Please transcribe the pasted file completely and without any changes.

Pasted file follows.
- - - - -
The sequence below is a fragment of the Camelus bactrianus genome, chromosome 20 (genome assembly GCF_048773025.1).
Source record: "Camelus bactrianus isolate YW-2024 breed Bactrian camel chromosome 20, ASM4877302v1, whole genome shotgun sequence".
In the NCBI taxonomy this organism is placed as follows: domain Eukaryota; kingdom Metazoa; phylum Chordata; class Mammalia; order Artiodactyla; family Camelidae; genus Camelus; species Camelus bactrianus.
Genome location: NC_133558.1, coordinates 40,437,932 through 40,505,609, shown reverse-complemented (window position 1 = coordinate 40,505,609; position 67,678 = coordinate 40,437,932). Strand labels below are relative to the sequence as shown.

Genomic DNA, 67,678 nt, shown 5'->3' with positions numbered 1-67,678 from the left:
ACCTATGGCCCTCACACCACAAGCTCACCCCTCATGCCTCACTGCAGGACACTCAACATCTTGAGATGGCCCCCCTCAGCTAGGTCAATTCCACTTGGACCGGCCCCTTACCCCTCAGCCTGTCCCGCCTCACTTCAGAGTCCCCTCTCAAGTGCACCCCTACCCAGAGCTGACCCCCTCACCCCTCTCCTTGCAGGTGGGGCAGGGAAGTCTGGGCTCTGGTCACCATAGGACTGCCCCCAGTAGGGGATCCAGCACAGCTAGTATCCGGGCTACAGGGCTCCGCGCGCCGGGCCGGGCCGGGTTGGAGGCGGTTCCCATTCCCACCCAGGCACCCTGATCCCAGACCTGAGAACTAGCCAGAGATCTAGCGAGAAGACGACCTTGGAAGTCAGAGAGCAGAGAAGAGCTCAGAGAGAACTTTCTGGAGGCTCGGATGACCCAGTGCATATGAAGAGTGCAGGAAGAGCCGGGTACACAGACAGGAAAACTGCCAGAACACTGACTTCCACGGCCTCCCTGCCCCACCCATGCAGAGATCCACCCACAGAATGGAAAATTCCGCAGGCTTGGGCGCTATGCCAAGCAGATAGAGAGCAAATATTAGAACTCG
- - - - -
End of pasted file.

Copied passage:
The sequence below is a fragment of the Camelus bactrianus genome, chromosome 20 (genome assembly GCF_048773025.1).
Source record: "Camelus bactrianus isolate YW-2024 breed Bactrian camel chromosome 20, ASM4877302v1, whole genome shotgun sequence".
In the NCBI taxonomy this organism is placed as follows: domain Eukaryota; kingdom Metazoa; phylum Chordata; class Mammalia; order Artiodactyla; family Camelidae; genus Camelus; species Camelus bactrianus.
Genome location: NC_133558.1, coordinates 40,437,932 through 40,505,609, shown reverse-complemented (window position 1 = coordinate 40,505,609; position 67,678 = coordinate 40,437,932). Strand labels below are relative to the sequence as shown.

Genomic DNA, 67,678 nt, shown 5'->3' with positions numbered 1-67,678 from the left:
ACCTATGGCCCTCACACCACAAGCTCACCCCTCATGCCTCACTGCAGGACACTCAACATCTTGAGATGGCCCCCCTCAGCTAGGTCAATTCCACTTGGACCGGCCCCTTACCCCTCAGCCTGTCCCGCCTCACTTCAGAGTCCCCTCTCAAGTGCACCCCTACCCAGAGCTGACCCCCTCACCCCTCTCCTTGCAGGTGGGGCAGGGAAGTCTGGGCTCTGGTCACCATAGGACTGCCCCCAGTAGGGGATCCAGCACAGCTAGTATCCGGGCTACAGGGCTCCGCGCGCCGGGCCGGGCCGGGTTGGAGGCGGTTCCCATTCCCACCCAGGCACCCTGATCCCAGACCTGAGAACTAGCCAGAGATCTAGCGAGAAGACGACCTTGGAAGTCAGAGAGCAGAGAAGAGCTCAGAGAGAACTTTCTGGAGGCTCGGATGACCCAGTGCATATGAAGAGTGCAGGAAGAGCCGGGTACACAGACAGGAAAACTGCCAGAACACTGACTTCCACGGCCTCCCTGCCCCACCCATGCAGAGATCCACCCACAGAATGGAAAATTCCGCAGGCTTGGGCGCTATGCCAAGCAGATAGAGAGCAAATATTAGAACTCG